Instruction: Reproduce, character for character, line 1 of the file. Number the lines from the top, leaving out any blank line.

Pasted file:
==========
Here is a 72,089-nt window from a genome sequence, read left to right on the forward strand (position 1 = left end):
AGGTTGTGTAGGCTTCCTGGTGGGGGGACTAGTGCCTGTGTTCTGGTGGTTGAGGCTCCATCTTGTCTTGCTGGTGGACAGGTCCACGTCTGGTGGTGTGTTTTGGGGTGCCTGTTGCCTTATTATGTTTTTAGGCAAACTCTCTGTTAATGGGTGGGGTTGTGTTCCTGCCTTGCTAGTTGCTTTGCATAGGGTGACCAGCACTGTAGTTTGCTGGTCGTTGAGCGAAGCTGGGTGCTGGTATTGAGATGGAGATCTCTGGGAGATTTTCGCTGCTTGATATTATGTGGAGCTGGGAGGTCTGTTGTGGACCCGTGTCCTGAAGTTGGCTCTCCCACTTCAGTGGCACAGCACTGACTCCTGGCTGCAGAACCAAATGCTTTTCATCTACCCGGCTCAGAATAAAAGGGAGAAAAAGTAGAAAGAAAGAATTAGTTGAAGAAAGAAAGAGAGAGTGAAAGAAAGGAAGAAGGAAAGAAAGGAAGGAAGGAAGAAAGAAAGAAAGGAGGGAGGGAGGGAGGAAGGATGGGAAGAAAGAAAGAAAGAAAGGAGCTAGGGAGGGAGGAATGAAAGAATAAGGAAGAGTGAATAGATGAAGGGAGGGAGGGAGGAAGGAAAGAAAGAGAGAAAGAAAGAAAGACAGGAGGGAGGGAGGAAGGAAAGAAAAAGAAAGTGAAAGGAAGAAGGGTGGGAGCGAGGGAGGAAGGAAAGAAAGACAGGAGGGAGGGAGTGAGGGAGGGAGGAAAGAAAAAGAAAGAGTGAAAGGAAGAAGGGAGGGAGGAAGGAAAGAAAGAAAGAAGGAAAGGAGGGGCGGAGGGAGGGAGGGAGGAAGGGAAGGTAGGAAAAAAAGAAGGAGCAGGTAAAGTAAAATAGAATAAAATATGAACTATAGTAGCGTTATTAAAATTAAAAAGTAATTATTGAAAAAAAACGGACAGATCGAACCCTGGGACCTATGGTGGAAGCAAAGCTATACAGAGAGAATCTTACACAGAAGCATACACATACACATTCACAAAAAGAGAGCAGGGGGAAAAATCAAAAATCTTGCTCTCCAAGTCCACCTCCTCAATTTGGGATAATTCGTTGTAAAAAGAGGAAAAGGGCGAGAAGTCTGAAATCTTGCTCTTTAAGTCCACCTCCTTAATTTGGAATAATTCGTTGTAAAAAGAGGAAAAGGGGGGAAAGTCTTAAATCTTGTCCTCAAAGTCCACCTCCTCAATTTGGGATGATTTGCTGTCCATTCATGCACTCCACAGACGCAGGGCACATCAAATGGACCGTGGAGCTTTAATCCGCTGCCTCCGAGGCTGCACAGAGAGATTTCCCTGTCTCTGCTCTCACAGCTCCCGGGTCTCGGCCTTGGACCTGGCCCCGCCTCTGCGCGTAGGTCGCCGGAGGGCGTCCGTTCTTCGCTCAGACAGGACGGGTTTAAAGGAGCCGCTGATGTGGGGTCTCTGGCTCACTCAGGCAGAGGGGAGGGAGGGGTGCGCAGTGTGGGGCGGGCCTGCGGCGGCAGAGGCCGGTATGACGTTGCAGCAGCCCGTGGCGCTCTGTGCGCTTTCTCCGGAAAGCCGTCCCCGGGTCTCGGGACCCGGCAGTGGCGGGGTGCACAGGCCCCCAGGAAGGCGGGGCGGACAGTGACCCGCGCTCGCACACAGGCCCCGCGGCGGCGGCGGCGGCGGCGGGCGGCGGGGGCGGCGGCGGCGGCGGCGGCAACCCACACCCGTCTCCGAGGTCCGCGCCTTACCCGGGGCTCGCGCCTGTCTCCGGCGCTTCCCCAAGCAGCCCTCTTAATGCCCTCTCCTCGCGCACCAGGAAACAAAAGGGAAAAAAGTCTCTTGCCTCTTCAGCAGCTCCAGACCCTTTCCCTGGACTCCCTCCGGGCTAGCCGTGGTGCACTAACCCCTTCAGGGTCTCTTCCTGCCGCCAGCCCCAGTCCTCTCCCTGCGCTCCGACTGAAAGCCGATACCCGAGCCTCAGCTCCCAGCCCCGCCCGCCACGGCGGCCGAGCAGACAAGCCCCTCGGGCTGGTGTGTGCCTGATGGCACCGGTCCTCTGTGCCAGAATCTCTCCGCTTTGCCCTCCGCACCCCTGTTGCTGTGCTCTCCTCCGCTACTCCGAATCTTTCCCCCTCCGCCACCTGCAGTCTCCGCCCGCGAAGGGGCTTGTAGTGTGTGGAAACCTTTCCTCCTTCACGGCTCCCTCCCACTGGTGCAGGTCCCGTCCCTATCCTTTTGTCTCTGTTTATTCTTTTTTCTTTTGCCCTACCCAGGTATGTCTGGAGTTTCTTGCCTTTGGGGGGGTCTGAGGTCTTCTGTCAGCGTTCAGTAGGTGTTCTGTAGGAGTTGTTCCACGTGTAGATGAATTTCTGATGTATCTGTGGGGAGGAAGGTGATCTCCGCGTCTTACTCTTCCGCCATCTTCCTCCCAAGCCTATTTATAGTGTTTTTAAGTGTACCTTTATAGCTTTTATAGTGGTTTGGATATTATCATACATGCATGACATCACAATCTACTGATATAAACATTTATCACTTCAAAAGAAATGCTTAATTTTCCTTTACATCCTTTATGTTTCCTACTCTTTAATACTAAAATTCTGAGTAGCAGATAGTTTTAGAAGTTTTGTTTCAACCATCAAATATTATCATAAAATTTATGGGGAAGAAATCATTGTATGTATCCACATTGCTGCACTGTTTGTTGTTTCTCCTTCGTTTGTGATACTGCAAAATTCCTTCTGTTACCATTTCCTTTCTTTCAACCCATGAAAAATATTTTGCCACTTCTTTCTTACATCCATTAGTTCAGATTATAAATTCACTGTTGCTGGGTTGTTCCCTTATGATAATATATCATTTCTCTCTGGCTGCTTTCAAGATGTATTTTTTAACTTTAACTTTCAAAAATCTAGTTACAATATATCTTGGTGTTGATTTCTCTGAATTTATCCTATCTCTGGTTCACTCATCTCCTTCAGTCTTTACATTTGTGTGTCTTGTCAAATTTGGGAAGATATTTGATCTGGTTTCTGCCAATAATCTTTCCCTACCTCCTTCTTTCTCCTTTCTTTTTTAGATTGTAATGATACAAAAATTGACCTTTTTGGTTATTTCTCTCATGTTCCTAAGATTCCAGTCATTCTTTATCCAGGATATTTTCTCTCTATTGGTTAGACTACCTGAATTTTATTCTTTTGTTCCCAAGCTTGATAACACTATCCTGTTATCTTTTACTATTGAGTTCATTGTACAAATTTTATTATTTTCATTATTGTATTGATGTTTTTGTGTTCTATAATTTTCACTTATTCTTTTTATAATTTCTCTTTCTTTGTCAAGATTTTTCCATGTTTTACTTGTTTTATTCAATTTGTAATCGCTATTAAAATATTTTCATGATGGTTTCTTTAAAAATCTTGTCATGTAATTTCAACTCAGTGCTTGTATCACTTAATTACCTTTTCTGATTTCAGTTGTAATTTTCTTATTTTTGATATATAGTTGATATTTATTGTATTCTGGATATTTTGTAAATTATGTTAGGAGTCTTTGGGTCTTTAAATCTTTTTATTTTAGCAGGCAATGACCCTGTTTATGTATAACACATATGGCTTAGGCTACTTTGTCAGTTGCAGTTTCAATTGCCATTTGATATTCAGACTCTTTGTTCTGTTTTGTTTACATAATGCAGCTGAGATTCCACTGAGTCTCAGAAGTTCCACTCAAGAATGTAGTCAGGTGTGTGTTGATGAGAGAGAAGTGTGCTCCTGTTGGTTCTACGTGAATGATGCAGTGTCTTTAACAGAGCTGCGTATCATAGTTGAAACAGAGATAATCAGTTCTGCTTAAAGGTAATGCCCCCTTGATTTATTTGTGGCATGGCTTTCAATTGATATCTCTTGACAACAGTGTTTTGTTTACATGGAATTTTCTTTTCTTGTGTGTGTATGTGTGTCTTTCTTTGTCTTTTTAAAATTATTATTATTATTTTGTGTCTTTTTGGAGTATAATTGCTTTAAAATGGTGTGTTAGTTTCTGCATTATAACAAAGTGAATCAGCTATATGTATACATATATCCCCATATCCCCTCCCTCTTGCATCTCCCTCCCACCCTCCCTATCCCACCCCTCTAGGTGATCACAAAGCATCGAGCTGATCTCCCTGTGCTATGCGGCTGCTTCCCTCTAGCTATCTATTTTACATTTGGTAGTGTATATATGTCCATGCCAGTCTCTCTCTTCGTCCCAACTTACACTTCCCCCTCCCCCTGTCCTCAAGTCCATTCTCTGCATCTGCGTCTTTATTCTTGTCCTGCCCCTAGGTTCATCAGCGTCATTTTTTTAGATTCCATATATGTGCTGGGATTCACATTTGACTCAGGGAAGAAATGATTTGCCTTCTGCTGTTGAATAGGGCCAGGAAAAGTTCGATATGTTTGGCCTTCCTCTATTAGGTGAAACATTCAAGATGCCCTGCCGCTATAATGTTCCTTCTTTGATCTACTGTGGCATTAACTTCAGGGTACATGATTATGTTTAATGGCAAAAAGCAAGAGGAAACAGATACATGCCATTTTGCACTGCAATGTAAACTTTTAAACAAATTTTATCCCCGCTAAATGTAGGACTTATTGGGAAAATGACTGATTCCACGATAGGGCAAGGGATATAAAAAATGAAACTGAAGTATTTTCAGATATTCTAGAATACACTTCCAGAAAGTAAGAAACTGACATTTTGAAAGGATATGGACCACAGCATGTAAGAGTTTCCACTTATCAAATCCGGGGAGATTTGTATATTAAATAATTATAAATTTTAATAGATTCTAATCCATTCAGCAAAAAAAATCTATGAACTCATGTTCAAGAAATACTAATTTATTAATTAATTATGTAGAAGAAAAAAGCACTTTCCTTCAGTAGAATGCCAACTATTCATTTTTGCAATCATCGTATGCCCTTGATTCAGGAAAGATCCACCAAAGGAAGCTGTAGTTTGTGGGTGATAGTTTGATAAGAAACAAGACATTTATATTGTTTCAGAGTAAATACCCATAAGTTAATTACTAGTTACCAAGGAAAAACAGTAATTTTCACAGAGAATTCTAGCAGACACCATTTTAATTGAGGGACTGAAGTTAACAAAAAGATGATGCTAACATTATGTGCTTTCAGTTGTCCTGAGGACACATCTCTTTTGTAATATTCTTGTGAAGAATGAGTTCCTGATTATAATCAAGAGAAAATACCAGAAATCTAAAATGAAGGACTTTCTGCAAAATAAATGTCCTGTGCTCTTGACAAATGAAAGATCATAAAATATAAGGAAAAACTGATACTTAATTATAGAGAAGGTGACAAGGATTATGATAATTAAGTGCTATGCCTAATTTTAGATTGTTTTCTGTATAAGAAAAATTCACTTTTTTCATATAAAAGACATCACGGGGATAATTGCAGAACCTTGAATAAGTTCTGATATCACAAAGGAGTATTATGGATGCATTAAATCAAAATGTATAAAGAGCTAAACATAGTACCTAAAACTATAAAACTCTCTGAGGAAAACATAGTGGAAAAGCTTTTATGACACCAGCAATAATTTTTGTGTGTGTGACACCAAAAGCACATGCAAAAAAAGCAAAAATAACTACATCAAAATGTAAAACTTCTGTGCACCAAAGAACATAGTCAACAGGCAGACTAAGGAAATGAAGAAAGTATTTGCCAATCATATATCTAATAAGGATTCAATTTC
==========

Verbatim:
Here is a 72,089-nt window from a genome sequence, read left to right on the forward strand (position 1 = left end):